Unsettled Settlements

Without full disclosure of assets, divorce settlements are at risk of being reconsidered, says Anne-Marie Hamer, as a recent judgment highlighted.

A divorce settlement is usually a done-and-dusted deal, but a recent ruling by the Supreme Court has made it clear that this is not necessarily the case. A landmark judgment has opened the door for ex-spouses to dispute original divorce settlements and apply to have them reconsidered.

The ruling concerned cases brought by Alison Sharland and Varsha Gohil who had both reached divorce settlements but later found out that, at the time, their ex-husbands had misrepresented the extent of their wealth. The women contended that as their husbands had knowingly provided false information during the original proceedings, they should be entitled to have the amounts reviewed. The two cases are based on the same issue of non-disclosure but are very different in terms of asset value. Alison Sharland believed that the £10 million settlement that she agreed in 2010 represented half of her ex-husband’s wealth. At the time, the court was told that his business was worth £47 million. However, it later emerged that he had lied about the value, with the financial press estimating it to be worth some £600 million.

Mrs Sharland went to the Court of Appeal to have the settlement overturned but was refused. In 2002, Varsha Gohil had accepted a settlement of £270,000 and a car. However in 2010, her ex-husband was convicted of money laundering and in the course of his criminal trial, the evidence revealed that he had failed to disclose his true wealth during the divorce proceedings.

The High Court ruled that the settlement should be overturned on this basis, however her former husband applied to the Court of Appeal, which ruled in his favour and refused to allow it. The two women then took their cases to the Supreme Court. They argued that they had entered into agreements thinking that they were fair, but as their ex husbands had knowingly misled them – and the courts – they should be allowed to have the settlements ‘set aside’ or looked at again. The Supreme Court agreed, and they are now both able to go back to the High Court to have them renegotiated.

Zero tolerance

 The ruling is a highly significant one. It makes plain that dishonesty won’t be tolerated and that the division of financial assets has to be based on full disclosure. “The Supreme Court has reaffirmed that if one of the parties has been deceitful and misled the other about what their assets are, the other party can go back to court to have the agreement set aside and the whole thing reconsidered,” says Anne-Marie Hamer, family solicitor at Mogers Drewett. “The cases show that the same rules apply regardless of the level of wealth involved.” The overriding message from both cases is that the court will not uphold a divorce settlement that is based on false information or a lie from either party.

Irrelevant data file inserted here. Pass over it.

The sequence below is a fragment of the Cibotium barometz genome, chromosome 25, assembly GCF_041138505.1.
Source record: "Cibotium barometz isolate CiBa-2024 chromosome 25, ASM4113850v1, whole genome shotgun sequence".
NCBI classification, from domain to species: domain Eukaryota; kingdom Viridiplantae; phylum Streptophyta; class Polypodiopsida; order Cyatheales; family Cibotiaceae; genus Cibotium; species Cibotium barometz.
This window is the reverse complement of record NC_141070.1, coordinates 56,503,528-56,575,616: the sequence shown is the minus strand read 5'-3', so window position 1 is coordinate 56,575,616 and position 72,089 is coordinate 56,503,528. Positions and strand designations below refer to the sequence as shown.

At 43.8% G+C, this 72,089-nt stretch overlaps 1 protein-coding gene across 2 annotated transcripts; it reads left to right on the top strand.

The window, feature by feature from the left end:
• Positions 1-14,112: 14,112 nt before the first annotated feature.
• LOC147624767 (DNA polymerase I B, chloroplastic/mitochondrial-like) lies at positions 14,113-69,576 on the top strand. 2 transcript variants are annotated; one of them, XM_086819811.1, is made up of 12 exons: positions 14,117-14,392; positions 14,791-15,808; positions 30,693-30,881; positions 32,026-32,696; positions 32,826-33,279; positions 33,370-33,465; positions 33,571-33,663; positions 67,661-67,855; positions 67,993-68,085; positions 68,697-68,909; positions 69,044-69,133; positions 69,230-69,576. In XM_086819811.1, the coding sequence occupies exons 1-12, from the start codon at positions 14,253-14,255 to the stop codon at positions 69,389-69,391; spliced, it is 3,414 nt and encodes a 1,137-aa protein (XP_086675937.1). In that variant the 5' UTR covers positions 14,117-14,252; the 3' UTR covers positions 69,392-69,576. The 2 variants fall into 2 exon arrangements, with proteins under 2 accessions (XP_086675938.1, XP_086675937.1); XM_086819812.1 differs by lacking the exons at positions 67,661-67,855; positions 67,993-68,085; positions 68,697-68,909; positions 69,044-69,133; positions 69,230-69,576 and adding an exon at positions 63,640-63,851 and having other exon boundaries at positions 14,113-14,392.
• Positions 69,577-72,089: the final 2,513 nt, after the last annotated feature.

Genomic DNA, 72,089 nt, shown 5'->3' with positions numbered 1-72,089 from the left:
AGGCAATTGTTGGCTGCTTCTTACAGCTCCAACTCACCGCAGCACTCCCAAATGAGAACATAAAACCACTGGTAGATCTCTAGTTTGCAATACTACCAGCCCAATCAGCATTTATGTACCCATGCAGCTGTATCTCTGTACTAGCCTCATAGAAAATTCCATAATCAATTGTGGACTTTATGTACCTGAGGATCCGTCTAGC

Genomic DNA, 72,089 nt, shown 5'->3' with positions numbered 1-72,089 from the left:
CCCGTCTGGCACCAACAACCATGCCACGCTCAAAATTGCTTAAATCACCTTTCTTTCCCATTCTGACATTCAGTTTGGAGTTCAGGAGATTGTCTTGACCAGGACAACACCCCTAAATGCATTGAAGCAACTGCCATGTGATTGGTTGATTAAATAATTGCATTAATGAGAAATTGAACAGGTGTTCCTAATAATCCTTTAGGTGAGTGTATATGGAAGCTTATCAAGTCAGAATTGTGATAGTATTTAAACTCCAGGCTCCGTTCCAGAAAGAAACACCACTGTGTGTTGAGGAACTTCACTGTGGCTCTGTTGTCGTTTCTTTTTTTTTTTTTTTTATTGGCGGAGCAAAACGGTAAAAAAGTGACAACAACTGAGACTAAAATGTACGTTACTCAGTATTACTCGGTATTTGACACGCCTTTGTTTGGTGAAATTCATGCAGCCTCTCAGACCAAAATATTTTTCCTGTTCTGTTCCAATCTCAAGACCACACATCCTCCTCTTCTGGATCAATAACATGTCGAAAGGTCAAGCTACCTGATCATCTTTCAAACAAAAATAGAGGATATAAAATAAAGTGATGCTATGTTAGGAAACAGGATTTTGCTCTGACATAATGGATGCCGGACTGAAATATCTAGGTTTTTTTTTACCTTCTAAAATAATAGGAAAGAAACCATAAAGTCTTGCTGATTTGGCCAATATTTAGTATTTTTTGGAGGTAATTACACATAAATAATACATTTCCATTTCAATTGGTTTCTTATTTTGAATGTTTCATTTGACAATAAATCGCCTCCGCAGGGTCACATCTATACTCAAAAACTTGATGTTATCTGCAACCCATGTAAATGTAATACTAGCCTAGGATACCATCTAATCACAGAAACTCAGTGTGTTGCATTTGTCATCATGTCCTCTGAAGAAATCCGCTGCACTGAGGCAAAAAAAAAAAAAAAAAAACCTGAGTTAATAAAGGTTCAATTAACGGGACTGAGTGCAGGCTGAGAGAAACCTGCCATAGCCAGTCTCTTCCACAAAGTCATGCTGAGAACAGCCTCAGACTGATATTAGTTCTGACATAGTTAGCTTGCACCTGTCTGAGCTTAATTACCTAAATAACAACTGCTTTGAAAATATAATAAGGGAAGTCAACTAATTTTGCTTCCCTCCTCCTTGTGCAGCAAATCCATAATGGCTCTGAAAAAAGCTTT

“They clearly demonstrate that the court will not look kindly on those who don’t co-operate honestly and transparently, and fail to provide information,” adds Anne-Marie. “Parties have a duty to provide full and frank disclosure, and this is a fundamental principle that continues all the way through the proceedings.”

There is little in the news at the moment about when Alison Sharland and Varsha Gohil’s cases will be heard in the High Court, meanwhile the Supreme Court’s ruling could open the floodgates to any number of claims by ex-spouses who suspect that assets were concealed. It will be interesting to see how the issue unfolds over the next 12 months.

Nip it in the bud – Pre Nuptial Agreements

A prenuptial agreement is usually created to resolve issues of support and property division if the marriage ends in divorce or because of the death of one of the spouses. No longer the sole preserve of the rich and famous, such agreements are becoming more commonplace. Especially as people are marrying later and often have pre-marital assets they wish to protect.

A prenuptial agreement properly entered into will be upheld, unless there is a good reason not to, so long as it was entered into by both parties freely and with a full appreciation of the consequences. The agreement needs to: meet the financial needs of both parties and any children; to be contractually valid; to be made at least 28 days before the wedding; to be properly signed; and, crucially, both sides should have given proper disclosure of their resources and both parties received independent legal advice.

Mogers Drewett

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